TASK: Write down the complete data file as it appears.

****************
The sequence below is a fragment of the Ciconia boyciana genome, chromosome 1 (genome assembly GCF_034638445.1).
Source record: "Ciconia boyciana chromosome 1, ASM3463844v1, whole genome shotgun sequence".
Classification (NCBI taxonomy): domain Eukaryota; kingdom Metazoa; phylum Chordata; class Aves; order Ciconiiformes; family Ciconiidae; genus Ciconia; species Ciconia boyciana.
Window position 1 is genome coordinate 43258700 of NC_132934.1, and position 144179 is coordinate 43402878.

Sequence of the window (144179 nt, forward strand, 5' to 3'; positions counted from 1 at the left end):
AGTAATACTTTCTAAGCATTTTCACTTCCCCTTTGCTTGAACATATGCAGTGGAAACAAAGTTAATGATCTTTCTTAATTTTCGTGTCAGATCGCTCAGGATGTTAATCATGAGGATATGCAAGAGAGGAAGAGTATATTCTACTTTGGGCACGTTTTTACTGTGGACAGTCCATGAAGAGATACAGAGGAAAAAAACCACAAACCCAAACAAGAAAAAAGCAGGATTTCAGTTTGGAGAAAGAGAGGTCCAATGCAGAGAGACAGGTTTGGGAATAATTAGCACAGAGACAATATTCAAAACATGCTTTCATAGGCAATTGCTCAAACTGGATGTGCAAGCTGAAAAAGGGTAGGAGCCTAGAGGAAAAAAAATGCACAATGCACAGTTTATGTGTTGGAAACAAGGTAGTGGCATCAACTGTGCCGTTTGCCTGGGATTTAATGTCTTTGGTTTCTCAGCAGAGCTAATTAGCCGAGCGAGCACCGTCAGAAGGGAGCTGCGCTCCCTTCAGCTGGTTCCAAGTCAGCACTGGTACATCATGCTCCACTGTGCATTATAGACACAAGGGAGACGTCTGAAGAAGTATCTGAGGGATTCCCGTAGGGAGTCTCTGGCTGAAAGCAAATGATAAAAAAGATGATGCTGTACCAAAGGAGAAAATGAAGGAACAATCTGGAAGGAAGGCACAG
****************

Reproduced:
The sequence below is a fragment of the Ciconia boyciana genome, chromosome 1 (genome assembly GCF_034638445.1).
Source record: "Ciconia boyciana chromosome 1, ASM3463844v1, whole genome shotgun sequence".
Classification (NCBI taxonomy): domain Eukaryota; kingdom Metazoa; phylum Chordata; class Aves; order Ciconiiformes; family Ciconiidae; genus Ciconia; species Ciconia boyciana.
Window position 1 is genome coordinate 43258700 of NC_132934.1, and position 144179 is coordinate 43402878.

Sequence of the window (144179 nt, forward strand, 5' to 3'; positions counted from 1 at the left end):
AGTAATACTTTCTAAGCATTTTCACTTCCCCTTTGCTTGAACATATGCAGTGGAAACAAAGTTAATGATCTTTCTTAATTTTCGTGTCAGATCGCTCAGGATGTTAATCATGAGGATATGCAAGAGAGGAAGAGTATATTCTACTTTGGGCACGTTTTTACTGTGGACAGTCCATGAAGAGATACAGAGGAAAAAAACCACAAACCCAAACAAGAAAAAAGCAGGATTTCAGTTTGGAGAAAGAGAGGTCCAATGCAGAGAGACAGGTTTGGGAATAATTAGCACAGAGACAATATTCAAAACATGCTTTCATAGGCAATTGCTCAAACTGGATGTGCAAGCTGAAAAAGGGTAGGAGCCTAGAGGAAAAAAAATGCACAATGCACAGTTTATGTGTTGGAAACAAGGTAGTGGCATCAACTGTGCCGTTTGCCTGGGATTTAATGTCTTTGGTTTCTCAGCAGAGCTAATTAGCCGAGCGAGCACCGTCAGAAGGGAGCTGCGCTCCCTTCAGCTGGTTCCAAGTCAGCACTGGTACATCATGCTCCACTGTGCATTATAGACACAAGGGAGACGTCTGAAGAAGTATCTGAGGGATTCCCGTAGGGAGTCTCTGGCTGAAAGCAAATGATAAAAAAGATGATGCTGTACCAAAGGAGAAAATGAAGGAACAATCTGGAAGGAAGGCACAG